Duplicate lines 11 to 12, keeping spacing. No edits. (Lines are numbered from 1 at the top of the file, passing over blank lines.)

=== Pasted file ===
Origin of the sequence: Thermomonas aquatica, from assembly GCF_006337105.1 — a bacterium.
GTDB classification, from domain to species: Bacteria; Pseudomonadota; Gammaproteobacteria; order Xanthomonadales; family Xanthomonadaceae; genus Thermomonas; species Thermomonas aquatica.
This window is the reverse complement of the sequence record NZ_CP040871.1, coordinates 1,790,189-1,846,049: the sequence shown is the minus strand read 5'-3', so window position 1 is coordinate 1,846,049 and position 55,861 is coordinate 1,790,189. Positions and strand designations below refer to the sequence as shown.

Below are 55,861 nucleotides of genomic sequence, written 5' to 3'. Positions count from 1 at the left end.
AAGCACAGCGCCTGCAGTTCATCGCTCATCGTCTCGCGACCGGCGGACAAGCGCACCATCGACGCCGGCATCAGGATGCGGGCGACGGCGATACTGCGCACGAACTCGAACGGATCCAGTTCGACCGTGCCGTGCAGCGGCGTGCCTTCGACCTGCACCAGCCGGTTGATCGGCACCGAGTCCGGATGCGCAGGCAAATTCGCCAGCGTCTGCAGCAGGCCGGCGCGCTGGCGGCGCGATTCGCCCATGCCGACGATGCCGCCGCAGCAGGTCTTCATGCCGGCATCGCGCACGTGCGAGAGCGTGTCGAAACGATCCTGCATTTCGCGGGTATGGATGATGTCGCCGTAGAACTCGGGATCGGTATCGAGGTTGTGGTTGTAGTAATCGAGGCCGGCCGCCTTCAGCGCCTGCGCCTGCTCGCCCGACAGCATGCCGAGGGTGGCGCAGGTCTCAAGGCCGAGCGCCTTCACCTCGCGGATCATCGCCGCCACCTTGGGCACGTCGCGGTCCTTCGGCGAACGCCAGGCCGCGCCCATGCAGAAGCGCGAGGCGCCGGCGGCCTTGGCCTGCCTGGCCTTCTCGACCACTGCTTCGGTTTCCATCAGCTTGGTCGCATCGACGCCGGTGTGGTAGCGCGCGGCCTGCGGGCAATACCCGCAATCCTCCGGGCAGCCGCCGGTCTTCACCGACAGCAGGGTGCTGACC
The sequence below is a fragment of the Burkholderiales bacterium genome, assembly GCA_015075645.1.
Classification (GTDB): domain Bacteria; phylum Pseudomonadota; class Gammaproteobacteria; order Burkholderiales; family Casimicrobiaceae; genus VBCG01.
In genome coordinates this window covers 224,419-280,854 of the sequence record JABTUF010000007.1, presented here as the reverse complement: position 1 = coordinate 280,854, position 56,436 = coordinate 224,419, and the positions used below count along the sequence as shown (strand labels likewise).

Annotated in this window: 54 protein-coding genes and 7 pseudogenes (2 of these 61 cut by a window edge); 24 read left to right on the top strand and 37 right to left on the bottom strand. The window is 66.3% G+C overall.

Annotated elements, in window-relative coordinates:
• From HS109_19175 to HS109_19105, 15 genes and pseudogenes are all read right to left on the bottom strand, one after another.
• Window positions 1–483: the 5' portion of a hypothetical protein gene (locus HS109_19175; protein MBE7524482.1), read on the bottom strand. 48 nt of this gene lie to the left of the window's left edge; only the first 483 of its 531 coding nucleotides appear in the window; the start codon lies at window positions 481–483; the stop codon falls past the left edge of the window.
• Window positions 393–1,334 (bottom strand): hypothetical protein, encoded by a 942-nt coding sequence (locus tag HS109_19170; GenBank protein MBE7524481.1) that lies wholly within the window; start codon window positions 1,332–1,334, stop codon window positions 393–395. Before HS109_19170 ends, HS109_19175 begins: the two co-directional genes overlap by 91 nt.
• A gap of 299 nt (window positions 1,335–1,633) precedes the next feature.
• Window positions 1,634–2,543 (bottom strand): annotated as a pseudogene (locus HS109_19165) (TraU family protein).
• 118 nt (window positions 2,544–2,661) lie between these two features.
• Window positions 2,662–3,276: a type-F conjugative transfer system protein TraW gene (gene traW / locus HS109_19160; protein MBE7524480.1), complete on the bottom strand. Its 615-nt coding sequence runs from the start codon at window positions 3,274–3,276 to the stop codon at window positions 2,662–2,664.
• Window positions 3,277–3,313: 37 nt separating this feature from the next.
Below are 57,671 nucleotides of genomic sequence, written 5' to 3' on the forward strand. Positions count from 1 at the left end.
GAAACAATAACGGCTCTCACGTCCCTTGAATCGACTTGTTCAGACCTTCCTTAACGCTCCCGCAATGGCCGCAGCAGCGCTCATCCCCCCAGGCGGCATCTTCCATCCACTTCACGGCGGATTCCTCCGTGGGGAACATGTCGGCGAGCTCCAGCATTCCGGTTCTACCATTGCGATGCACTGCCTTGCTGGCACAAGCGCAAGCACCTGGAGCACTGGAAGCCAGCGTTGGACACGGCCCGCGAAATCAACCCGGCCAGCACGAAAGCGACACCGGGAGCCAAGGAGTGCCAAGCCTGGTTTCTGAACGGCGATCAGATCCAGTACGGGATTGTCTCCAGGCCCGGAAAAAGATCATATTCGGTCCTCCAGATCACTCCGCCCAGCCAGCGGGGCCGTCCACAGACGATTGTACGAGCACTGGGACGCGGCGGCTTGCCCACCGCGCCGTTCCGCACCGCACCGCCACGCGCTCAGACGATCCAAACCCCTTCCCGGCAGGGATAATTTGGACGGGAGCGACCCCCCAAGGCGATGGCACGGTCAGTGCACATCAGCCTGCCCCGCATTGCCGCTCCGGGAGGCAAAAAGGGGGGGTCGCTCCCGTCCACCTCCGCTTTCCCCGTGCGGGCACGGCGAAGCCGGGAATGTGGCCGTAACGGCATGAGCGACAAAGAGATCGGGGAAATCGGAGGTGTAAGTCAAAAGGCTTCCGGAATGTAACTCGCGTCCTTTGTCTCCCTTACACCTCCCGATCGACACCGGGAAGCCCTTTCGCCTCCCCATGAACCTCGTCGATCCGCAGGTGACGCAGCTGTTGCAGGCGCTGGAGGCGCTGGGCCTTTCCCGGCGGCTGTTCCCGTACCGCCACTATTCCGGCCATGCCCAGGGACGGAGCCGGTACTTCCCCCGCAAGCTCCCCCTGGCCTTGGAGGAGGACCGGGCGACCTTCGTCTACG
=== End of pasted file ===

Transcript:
• From HS109_19175 to HS109_19105, 15 genes and pseudogenes are all read right to left on the bottom strand, one after another.
• Window positions 1–483: the 5' portion of a hypothetical protein gene (locus HS109_19175; protein MBE7524482.1), read on the bottom strand. 48 nt of this gene lie to the left of the window's left edge; only the first 483 of its 531 coding nucleotides appear in the window; the start codon lies at window positions 481–483; the stop codon falls past the left edge of the window.